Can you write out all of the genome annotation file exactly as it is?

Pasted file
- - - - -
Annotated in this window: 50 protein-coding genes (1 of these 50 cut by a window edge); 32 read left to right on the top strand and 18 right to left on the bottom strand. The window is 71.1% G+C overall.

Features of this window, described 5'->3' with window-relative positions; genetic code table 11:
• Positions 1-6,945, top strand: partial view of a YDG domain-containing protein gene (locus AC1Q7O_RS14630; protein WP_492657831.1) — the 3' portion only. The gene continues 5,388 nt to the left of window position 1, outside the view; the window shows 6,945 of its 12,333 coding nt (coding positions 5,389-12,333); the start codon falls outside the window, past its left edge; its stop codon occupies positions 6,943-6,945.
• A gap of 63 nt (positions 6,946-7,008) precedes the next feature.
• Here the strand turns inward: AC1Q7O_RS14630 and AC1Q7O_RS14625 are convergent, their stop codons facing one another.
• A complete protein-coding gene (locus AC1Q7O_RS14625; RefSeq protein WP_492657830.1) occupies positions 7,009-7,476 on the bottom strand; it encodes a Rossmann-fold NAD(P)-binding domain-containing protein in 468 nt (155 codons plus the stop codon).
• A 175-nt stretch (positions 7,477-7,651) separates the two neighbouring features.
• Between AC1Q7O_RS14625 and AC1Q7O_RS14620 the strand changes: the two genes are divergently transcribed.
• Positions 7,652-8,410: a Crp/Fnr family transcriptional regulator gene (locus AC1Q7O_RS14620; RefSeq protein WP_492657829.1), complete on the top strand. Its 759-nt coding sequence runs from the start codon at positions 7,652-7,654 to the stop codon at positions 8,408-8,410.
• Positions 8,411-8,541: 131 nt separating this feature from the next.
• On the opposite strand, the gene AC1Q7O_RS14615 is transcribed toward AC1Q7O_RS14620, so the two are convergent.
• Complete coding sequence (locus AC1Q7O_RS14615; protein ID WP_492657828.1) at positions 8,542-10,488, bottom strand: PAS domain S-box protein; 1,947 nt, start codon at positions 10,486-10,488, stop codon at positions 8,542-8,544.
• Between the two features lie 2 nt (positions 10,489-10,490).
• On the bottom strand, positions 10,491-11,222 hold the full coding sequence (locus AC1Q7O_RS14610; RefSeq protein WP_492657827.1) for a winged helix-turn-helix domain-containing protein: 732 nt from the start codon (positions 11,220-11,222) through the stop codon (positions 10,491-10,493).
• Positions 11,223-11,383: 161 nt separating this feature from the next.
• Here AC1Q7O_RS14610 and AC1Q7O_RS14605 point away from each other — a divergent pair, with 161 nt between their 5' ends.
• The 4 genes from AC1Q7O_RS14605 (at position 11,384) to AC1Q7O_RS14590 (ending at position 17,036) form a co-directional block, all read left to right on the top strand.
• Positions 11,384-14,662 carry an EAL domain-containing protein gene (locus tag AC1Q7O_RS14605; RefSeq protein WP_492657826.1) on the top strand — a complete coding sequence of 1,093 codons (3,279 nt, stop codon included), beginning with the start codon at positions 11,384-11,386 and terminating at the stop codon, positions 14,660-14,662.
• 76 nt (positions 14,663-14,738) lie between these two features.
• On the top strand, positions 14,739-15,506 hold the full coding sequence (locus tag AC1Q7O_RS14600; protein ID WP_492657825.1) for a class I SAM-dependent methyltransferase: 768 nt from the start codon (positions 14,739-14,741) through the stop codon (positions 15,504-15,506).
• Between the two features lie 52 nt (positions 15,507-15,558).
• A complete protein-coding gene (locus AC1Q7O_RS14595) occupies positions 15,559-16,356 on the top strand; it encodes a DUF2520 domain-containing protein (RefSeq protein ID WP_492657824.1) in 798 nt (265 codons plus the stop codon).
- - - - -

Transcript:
Annotated in this window: 50 protein-coding genes (1 of these 50 cut by a window edge); 32 read left to right on the top strand and 18 right to left on the bottom strand. The window is 71.1% G+C overall.

Features of this window, described 5'->3' with window-relative positions; genetic code table 11:
• Positions 1-6,945, top strand: partial view of a YDG domain-containing protein gene (locus AC1Q7O_RS14630; protein WP_492657831.1) — the 3' portion only. The gene continues 5,388 nt to the left of window position 1, outside the view; the window shows 6,945 of its 12,333 coding nt (coding positions 5,389-12,333); the start codon falls outside the window, past its left edge; its stop codon occupies positions 6,943-6,945.
• A gap of 63 nt (positions 6,946-7,008) precedes the next feature.
• Here the strand turns inward: AC1Q7O_RS14630 and AC1Q7O_RS14625 are convergent, their stop codons facing one another.
• A complete protein-coding gene (locus AC1Q7O_RS14625; RefSeq protein WP_492657830.1) occupies positions 7,009-7,476 on the bottom strand; it encodes a Rossmann-fold NAD(P)-binding domain-containing protein in 468 nt (155 codons plus the stop codon).
• A 175-nt stretch (positions 7,477-7,651) separates the two neighbouring features.
• Between AC1Q7O_RS14625 and AC1Q7O_RS14620 the strand changes: the two genes are divergently transcribed.
• Positions 7,652-8,410: a Crp/Fnr family transcriptional regulator gene (locus AC1Q7O_RS14620; RefSeq protein WP_492657829.1), complete on the top strand. Its 759-nt coding sequence runs from the start codon at positions 7,652-7,654 to the stop codon at positions 8,408-8,410.
• Positions 8,411-8,541: 131 nt separating this feature from the next.
• On the opposite strand, the gene AC1Q7O_RS14615 is transcribed toward AC1Q7O_RS14620, so the two are convergent.
• Complete coding sequence (locus AC1Q7O_RS14615; protein ID WP_492657828.1) at positions 8,542-10,488, bottom strand: PAS domain S-box protein; 1,947 nt, start codon at positions 10,486-10,488, stop codon at positions 8,542-8,544.
• Between the two features lie 2 nt (positions 10,489-10,490).
• On the bottom strand, positions 10,491-11,222 hold the full coding sequence (locus AC1Q7O_RS14610; RefSeq protein WP_492657827.1) for a winged helix-turn-helix domain-containing protein: 732 nt from the start codon (positions 11,220-11,222) through the stop codon (positions 10,491-10,493).
• Positions 11,223-11,383: 161 nt separating this feature from the next.
• Here AC1Q7O_RS14610 and AC1Q7O_RS14605 point away from each other — a divergent pair, with 161 nt between their 5' ends.
• The 4 genes from AC1Q7O_RS14605 (at position 11,384) to AC1Q7O_RS14590 (ending at position 17,036) form a co-directional block, all read left to right on the top strand.
• Positions 11,384-14,662 carry an EAL domain-containing protein gene (locus tag AC1Q7O_RS14605; RefSeq protein WP_492657826.1) on the top strand — a complete coding sequence of 1,093 codons (3,279 nt, stop codon included), beginning with the start codon at positions 11,384-11,386 and terminating at the stop codon, positions 14,660-14,662.
• 76 nt (positions 14,663-14,738) lie between these two features.
• On the top strand, positions 14,739-15,506 hold the full coding sequence (locus tag AC1Q7O_RS14600; protein ID WP_492657825.1) for a class I SAM-dependent methyltransferase: 768 nt from the start codon (positions 14,739-14,741) through the stop codon (positions 15,504-15,506).
• Between the two features lie 52 nt (positions 15,507-15,558).
• A complete protein-coding gene (locus AC1Q7O_RS14595) occupies positions 15,559-16,356 on the top strand; it encodes a DUF2520 domain-containing protein (RefSeq protein ID WP_492657824.1) in 798 nt (265 codons plus the stop codon).